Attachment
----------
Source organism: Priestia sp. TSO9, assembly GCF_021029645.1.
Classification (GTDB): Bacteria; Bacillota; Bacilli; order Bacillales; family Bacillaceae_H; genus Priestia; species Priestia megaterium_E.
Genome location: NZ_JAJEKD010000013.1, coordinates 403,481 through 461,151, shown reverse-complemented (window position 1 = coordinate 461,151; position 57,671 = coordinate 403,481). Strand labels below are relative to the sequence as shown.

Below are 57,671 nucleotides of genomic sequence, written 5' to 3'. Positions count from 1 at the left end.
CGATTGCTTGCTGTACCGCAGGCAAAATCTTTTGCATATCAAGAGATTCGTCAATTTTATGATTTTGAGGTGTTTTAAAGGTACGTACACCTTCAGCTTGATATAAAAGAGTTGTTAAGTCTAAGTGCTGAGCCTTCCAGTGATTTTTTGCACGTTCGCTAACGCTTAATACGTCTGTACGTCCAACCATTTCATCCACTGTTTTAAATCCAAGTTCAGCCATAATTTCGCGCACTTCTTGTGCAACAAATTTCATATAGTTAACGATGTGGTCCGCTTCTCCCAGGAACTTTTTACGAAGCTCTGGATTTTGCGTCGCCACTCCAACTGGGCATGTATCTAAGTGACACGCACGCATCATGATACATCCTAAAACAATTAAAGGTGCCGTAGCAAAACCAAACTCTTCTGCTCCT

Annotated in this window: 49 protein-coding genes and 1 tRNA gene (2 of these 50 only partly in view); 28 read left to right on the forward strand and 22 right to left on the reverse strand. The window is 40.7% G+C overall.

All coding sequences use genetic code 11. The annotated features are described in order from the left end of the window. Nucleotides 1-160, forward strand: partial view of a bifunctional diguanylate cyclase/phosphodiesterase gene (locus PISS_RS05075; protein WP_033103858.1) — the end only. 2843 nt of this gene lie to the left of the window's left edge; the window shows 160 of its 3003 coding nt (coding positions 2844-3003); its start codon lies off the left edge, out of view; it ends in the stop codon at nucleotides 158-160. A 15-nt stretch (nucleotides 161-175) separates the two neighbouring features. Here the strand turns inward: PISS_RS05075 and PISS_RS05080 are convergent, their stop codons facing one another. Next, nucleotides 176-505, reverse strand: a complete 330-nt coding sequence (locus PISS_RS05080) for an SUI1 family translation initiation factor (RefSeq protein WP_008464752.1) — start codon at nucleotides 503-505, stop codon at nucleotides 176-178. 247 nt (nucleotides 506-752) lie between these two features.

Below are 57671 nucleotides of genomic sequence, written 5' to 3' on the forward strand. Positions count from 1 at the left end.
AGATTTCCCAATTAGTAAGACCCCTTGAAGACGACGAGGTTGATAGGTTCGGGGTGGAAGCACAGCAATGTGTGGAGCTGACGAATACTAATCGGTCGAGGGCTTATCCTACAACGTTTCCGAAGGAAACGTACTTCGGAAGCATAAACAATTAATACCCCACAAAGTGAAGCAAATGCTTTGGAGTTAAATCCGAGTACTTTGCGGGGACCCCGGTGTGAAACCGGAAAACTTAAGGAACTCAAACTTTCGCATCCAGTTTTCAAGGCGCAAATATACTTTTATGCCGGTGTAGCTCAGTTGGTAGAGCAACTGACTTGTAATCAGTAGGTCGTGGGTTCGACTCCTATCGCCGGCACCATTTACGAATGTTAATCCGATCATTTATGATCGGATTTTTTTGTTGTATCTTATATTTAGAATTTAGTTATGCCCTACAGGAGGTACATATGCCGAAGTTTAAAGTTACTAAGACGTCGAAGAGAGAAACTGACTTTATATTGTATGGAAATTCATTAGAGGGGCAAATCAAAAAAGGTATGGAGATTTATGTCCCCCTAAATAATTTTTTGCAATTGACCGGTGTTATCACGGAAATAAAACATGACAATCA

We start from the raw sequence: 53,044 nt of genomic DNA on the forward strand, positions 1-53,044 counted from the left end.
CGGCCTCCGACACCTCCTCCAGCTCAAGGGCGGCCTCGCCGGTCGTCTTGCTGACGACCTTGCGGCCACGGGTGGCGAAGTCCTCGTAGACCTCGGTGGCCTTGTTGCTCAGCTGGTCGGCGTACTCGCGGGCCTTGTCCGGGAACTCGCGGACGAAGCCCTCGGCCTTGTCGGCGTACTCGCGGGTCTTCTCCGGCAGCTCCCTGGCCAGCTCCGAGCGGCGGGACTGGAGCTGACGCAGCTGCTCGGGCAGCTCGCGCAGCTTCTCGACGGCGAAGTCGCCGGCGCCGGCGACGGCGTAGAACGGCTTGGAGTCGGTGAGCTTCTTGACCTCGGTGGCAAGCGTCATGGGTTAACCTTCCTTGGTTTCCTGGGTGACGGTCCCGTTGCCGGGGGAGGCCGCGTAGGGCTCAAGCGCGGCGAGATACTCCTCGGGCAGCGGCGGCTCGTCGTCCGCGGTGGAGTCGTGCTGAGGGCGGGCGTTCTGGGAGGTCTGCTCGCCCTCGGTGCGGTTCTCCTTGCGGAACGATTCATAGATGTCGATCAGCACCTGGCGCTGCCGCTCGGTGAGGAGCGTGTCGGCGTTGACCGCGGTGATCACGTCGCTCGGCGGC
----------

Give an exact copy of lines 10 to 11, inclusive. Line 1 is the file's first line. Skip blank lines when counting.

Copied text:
We start from the raw sequence: 53,044 nt of genomic DNA on the forward strand, positions 1-53,044 counted from the left end.
CGGCCTCCGACACCTCCTCCAGCTCAAGGGCGGCCTCGCCGGTCGTCTTGCTGACGACCTTGCGGCCACGGGTGGCGAAGTCCTCGTAGACCTCGGTGGCCTTGTTGCTCAGCTGGTCGGCGTACTCGCGGGCCTTGTCCGGGAACTCGCGGACGAAGCCCTCGGCCTTGTCGGCGTACTCGCGGGTCTTCTCCGGCAGCTCCCTGGCCAGCTCCGAGCGGCGGGACTGGAGCTGACGCAGCTGCTCGGGCAGCTCGCGCAGCTTCTCGACGGCGAAGTCGCCGGCGCCGGCGACGGCGTAGAACGGCTTGGAGTCGGTGAGCTTCTTGACCTCGGTGGCAAGCGTCATGGGTTAACCTTCCTTGGTTTCCTGGGTGACGGTCCCGTTGCCGGGGGAGGCCGCGTAGGGCTCAAGCGCGGCGAGATACTCCTCGGGCAGCGGCGGCTCGTCGTCCGCGGTGGAGTCGTGCTGAGGGCGGGCGTTCTGGGAGGTCTGCTCGCCCTCGGTGCGGTTCTCCTTGCGGAACGATTCATAGATGTCGATCAGCACCTGGCGCTGCCGCTCGGTGAGGAGCGTGTCGGCGTTGACCGCGGTGATCACGTCGCTCGGCGGC